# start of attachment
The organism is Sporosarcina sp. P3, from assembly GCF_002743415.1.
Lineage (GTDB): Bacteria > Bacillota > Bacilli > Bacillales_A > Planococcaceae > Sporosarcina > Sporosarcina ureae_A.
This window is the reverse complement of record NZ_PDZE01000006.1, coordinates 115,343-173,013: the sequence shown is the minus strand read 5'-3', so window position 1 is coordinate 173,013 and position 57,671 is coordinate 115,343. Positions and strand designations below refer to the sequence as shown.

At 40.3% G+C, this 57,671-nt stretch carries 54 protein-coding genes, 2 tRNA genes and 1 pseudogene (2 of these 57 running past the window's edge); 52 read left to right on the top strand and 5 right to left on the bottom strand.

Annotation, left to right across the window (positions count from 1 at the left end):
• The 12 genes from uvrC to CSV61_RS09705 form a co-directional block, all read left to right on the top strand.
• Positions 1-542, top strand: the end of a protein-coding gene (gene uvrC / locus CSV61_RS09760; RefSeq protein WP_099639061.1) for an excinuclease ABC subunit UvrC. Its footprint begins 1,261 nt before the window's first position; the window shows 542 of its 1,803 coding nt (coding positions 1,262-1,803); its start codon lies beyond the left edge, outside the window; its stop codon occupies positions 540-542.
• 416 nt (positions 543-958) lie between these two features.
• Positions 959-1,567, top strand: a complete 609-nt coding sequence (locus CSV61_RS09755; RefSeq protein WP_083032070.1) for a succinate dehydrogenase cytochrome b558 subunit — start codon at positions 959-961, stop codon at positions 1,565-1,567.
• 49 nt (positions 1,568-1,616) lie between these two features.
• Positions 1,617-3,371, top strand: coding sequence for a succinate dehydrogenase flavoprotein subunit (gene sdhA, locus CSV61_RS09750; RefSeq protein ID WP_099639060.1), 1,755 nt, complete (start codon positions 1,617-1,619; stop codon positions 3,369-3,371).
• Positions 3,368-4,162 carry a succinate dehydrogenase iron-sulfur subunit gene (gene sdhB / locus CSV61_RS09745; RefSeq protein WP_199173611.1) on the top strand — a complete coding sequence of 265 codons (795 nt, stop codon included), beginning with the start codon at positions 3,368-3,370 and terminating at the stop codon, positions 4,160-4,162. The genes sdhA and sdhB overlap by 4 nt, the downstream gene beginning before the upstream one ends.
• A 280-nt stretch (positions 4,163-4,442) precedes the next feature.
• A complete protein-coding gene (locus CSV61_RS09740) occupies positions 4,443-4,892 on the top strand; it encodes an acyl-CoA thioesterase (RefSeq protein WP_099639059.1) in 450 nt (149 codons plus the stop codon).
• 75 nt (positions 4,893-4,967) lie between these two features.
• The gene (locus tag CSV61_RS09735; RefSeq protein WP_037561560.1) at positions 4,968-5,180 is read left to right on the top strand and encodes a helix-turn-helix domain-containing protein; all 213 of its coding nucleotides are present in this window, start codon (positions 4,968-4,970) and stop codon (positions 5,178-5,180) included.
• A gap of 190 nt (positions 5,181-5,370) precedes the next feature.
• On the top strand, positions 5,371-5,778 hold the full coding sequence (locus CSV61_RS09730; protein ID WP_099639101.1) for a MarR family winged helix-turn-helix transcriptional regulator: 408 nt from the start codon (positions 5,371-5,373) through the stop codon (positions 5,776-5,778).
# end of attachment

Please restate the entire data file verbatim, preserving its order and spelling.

The organism is Sporosarcina sp. P3, from assembly GCF_002743415.1.
Lineage (GTDB): Bacteria > Bacillota > Bacilli > Bacillales_A > Planococcaceae > Sporosarcina > Sporosarcina ureae_A.
This window is the reverse complement of record NZ_PDZE01000006.1, coordinates 115,343-173,013: the sequence shown is the minus strand read 5'-3', so window position 1 is coordinate 173,013 and position 57,671 is coordinate 115,343. Positions and strand designations below refer to the sequence as shown.

At 40.3% G+C, this 57,671-nt stretch carries 54 protein-coding genes, 2 tRNA genes and 1 pseudogene (2 of these 57 running past the window's edge); 52 read left to right on the top strand and 5 right to left on the bottom strand.

Annotation, left to right across the window (positions count from 1 at the left end):
• The 12 genes from uvrC to CSV61_RS09705 form a co-directional block, all read left to right on the top strand.
• Positions 1-542, top strand: the end of a protein-coding gene (gene uvrC / locus CSV61_RS09760; RefSeq protein WP_099639061.1) for an excinuclease ABC subunit UvrC. Its footprint begins 1,261 nt before the window's first position; the window shows 542 of its 1,803 coding nt (coding positions 1,262-1,803); its start codon lies beyond the left edge, outside the window; its stop codon occupies positions 540-542.
• 416 nt (positions 543-958) lie between these two features.
• Positions 959-1,567, top strand: a complete 609-nt coding sequence (locus CSV61_RS09755; RefSeq protein WP_083032070.1) for a succinate dehydrogenase cytochrome b558 subunit — start codon at positions 959-961, stop codon at positions 1,565-1,567.
• 49 nt (positions 1,568-1,616) lie between these two features.
• Positions 1,617-3,371, top strand: coding sequence for a succinate dehydrogenase flavoprotein subunit (gene sdhA, locus CSV61_RS09750; RefSeq protein ID WP_099639060.1), 1,755 nt, complete (start codon positions 1,617-1,619; stop codon positions 3,369-3,371).
• Positions 3,368-4,162 carry a succinate dehydrogenase iron-sulfur subunit gene (gene sdhB / locus CSV61_RS09745; RefSeq protein WP_199173611.1) on the top strand — a complete coding sequence of 265 codons (795 nt, stop codon included), beginning with the start codon at positions 3,368-3,370 and terminating at the stop codon, positions 4,160-4,162. The genes sdhA and sdhB overlap by 4 nt, the downstream gene beginning before the upstream one ends.
• A 280-nt stretch (positions 4,163-4,442) precedes the next feature.
• A complete protein-coding gene (locus CSV61_RS09740) occupies positions 4,443-4,892 on the top strand; it encodes an acyl-CoA thioesterase (RefSeq protein WP_099639059.1) in 450 nt (149 codons plus the stop codon).
• 75 nt (positions 4,893-4,967) lie between these two features.
• The gene (locus tag CSV61_RS09735; RefSeq protein WP_037561560.1) at positions 4,968-5,180 is read left to right on the top strand and encodes a helix-turn-helix domain-containing protein; all 213 of its coding nucleotides are present in this window, start codon (positions 4,968-4,970) and stop codon (positions 5,178-5,180) included.
• A gap of 190 nt (positions 5,181-5,370) precedes the next feature.
• On the top strand, positions 5,371-5,778 hold the full coding sequence (locus CSV61_RS09730; protein ID WP_099639101.1) for a MarR family winged helix-turn-helix transcriptional regulator: 408 nt from the start codon (positions 5,371-5,373) through the stop codon (positions 5,776-5,778).